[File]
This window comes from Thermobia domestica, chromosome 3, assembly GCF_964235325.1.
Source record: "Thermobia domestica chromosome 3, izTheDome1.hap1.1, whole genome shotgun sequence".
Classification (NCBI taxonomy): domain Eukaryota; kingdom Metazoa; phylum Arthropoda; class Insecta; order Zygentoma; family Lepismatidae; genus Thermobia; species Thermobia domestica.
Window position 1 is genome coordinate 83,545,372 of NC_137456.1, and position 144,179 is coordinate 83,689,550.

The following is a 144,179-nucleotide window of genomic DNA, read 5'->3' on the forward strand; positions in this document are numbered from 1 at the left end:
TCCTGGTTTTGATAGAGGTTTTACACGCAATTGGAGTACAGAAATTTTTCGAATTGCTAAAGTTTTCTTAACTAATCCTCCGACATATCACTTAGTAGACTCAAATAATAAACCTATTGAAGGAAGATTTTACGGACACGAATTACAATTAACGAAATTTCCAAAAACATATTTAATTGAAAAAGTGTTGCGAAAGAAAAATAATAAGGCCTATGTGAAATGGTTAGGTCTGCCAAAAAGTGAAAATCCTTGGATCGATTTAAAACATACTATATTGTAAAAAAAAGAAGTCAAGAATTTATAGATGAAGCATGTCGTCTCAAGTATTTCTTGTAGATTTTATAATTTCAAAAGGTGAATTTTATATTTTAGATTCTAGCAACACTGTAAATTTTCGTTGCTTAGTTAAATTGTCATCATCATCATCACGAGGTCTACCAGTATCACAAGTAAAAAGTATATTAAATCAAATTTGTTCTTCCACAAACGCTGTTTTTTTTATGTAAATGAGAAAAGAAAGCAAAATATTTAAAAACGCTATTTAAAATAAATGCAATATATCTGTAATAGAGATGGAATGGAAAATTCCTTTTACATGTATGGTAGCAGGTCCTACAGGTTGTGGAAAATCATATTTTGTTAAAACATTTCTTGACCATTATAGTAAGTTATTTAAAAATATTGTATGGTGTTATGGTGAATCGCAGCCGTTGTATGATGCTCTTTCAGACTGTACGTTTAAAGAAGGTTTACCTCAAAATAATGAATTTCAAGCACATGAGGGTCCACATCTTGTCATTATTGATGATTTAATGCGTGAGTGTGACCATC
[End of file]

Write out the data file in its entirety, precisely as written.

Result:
This window comes from Thermobia domestica, chromosome 3, assembly GCF_964235325.1.
Source record: "Thermobia domestica chromosome 3, izTheDome1.hap1.1, whole genome shotgun sequence".
Classification (NCBI taxonomy): domain Eukaryota; kingdom Metazoa; phylum Arthropoda; class Insecta; order Zygentoma; family Lepismatidae; genus Thermobia; species Thermobia domestica.
Window position 1 is genome coordinate 83,545,372 of NC_137456.1, and position 144,179 is coordinate 83,689,550.

The following is a 144,179-nucleotide window of genomic DNA, read 5'->3' on the forward strand; positions in this document are numbered from 1 at the left end:
TCCTGGTTTTGATAGAGGTTTTACACGCAATTGGAGTACAGAAATTTTTCGAATTGCTAAAGTTTTCTTAACTAATCCTCCGACATATCACTTAGTAGACTCAAATAATAAACCTATTGAAGGAAGATTTTACGGACACGAATTACAATTAACGAAATTTCCAAAAACATATTTAATTGAAAAAGTGTTGCGAAAGAAAAATAATAAGGCCTATGTGAAATGGTTAGGTCTGCCAAAAAGTGAAAATCCTTGGATCGATTTAAAACATACTATATTGTAAAAAAAAGAAGTCAAGAATTTATAGATGAAGCATGTCGTCTCAAGTATTTCTTGTAGATTTTATAATTTCAAAAGGTGAATTTTATATTTTAGATTCTAGCAACACTGTAAATTTTCGTTGCTTAGTTAAATTGTCATCATCATCATCACGAGGTCTACCAGTATCACAAGTAAAAAGTATATTAAATCAAATTTGTTCTTCCACAAACGCTGTTTTTTTTATGTAAATGAGAAAAGAAAGCAAAATATTTAAAAACGCTATTTAAAATAAATGCAATATATCTGTAATAGAGATGGAATGGAAAATTCCTTTTACATGTATGGTAGCAGGTCCTACAGGTTGTGGAAAATCATATTTTGTTAAAACATTTCTTGACCATTATAGTAAGTTATTTAAAAATATTGTATGGTGTTATGGTGAATCGCAGCCGTTGTATGATGCTCTTTCAGACTGTACGTTTAAAGAAGGTTTACCTCAAAATAATGAATTTCAAGCACATGAGGGTCCACATCTTGTCATTATTGATGATTTAATGCGTGAGTGTGACCATC